J is "Jus' folks", people like you and me
who are not pretentious, just ordinary.
K is a Kiss on the lip or the cheek;
down here, don't air kiss--you'll be up the creek.
L is L'z'yanne, which is how we pronounce
Loo-wee-zee-an-na down here in the South.
M is M'ssip, as the folks down here say,
and we're not at all slow, 'cause we spell it O.K.
N is for Nasty, what Southerners say
when something that's yucky crops up in their way.
O is for Okra, Opry, and Ol';
Ornery, and quite a few other words more.
P is "The Pig", a grocery store;
"Piggly Wiggly"s the name that hangs over the door.
Q is for Quick--not as fast as up North,
but a whole lot more courteous, that you can bet.
R is for Reg'lar, a term that applies
to food, drink, and folks that are simple and wise.
"Hey, Sensuous..." means 'Since You Is' on your feet,
could you bring me a drink on your way back here, sweet?
T is a Truck, not a Mercedes Benz;
F-350 is status for rich Southern men.
U is Ungodly, as in how hot;
how expensive; how rude; how long you had to wait.
V is Vivacious, what Southern Belles are
when talkin' to jus' folks from near or afar.
W's "Woman!"--what men call their gals
with playful respect, very rarely a scowl.
X marks the spot for a good pirate's treasure;
for a moonshiner, XXX marks a strong beverage.
Y has to be "Y'all", the endearing way
to address more than one when you call to say "hey".
Z is "Zee end!" --what a Creole would say
after a crawfish boil on a hot day.

Monday, April 14, 2008

Rome wasn't built in a day...

...but my new planter box was, thanks to my wonderful husband John and his best friend Dan--who is really a family member that was chosen, above and beyond the ones issued at birth.

A few weeks ago, John brought home a packet of tomato seeds. He is a fabulous cook, and we both love garden-fresh tomatoes. Last year, we grew some in containers on the deck out back. "It's a pity we don't have a raised planter box going around the edge of the deck", I mused. "The tomatoes got so root-bound in those pots last year". I shared my vision, and my husband agreed it was an intriguing idea.

Two weeks later, I came home from work to find an almost-finished project and two hard-working men. The planter was a wonderful surprise; the bond between these two men also warms my heart. When John told Dan what he had in mind to do, Dan didn't say "I'm busy", or "How about next weekend?". Between these two brothers-by-choice, the modus operandi is "You need me? I'll be right there."

Roof torn off by a storm? --No problem. We'll have a new one on shortly.

Bike not running? --Let's put our heads together and figure it out.

Child is sick and you have to be at work? --I'm off today; I'll take care of her.

Need a tool to finish that job? --I'll bring it over in a minute, and I'll stick around to help.

Family crisis? --I'll be right over.

Going through hard times? --I'm here to listen and help in any way I can.

Feel like giving up? --I'm not going to let you.

Broken-hearted? --Let me put my arms around you, brother.

Rome wasn't built in a day, and neither was this friendship; these two men have been through thick and through thin together for close to 20 years now, without ever counting the cost or keeping score of who has done what for whom. This is my ode to that friendship...and a thank-you to both, for all their hard work.

"I have friends in overalls

whose friendship I would not swap

for the favor of the kings of the world. "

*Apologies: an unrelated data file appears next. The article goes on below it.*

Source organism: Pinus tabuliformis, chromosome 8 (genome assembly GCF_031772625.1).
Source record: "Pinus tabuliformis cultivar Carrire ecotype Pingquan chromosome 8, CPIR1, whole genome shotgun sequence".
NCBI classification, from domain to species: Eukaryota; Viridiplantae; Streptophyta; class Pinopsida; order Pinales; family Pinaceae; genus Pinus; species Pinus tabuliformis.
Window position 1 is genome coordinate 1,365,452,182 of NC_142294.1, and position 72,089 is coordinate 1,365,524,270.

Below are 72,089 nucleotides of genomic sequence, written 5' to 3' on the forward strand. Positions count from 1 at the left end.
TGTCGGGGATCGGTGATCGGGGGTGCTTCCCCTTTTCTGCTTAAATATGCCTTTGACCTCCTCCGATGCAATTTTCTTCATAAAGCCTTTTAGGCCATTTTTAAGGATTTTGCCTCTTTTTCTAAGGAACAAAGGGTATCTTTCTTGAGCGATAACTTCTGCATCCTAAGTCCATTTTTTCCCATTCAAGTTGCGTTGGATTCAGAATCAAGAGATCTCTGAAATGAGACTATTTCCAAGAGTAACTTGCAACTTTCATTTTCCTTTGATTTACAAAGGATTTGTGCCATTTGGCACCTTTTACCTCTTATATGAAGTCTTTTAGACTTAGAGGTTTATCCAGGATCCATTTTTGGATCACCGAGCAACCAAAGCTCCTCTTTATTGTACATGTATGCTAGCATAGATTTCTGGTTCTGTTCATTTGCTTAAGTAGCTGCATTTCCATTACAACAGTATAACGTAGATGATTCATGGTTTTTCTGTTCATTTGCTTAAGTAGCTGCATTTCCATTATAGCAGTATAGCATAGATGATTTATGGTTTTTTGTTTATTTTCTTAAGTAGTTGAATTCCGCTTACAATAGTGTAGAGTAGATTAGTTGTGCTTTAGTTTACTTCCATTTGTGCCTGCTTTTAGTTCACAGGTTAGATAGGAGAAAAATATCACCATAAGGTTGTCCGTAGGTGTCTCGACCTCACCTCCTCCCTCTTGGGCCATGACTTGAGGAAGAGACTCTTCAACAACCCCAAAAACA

~Thomas A. Edison

Friday, April 11, 2008


Perhaps it is because I grew up in a city, where the only animals we came in contact with were our pets and the only wild creatures were earthworms and ladybugs. Perhaps it can be ascribed to my perpetual sense of child-like wonder. It is certainly due in part to my appreciation of all creation as miraculous, diverse, interconnected, and precious.

"It" is the absolute kick I get out of waking up to a new surprise from nature every day; yesterday, my gift was this enormous bullfrog sitting on the front lawn when I left the house.

His body was at least 6" across. I stooped down to take a closer look. "Good Morning there! How are you?" I smiled. He blinked, quite unperturbed, and replied, "Wrrrok".

I wished him plentiful insects to eat and a moist, shady place to rest and went on my way. He was gone by the time I returned, but I heard a bullfrog chorus ringing loud and clear from the pond at 4 o'clock this morning and thought of my little friend. I can count on him to help keep down the insect population, and he can count on me to make sure his pond-side habitat remains undisturbed. We are, together, part of the great web of life on this planet.

In human terms, my husband and I are the owners of 2 acres of land. In reality, we are merely caretakers of it; the land will outlast us, and receive our bones after we have one day breathed our last.

There is no quiet place in the cities.
No place to hear the unfurling of leaves in spring
or the rustle of the insect's wings.
The clatter only seems to insult the ears.
And what is there to life if a man cannot hear
the lonely cry of the whippoorwill
or the arguments of the frogs around the pond at night?

The air is precious to man
for all things share the same breath;
the beast, the tree, the man,
they all share the same breath.
You must remember that the air is precious,
that the air shares its spirit with all the life it supports.

All things are connected.
Whatever befalls the earth
befalls the sons of earth.
If men spit upon the ground,
they spit upon themselves.

This we know;
the earth does not belong to man.
All things are connected
like the blood which unites one family.

The earth is precious to Him,
and to harm the earth
is to heap contempt on its Creator.
~Chief Seattle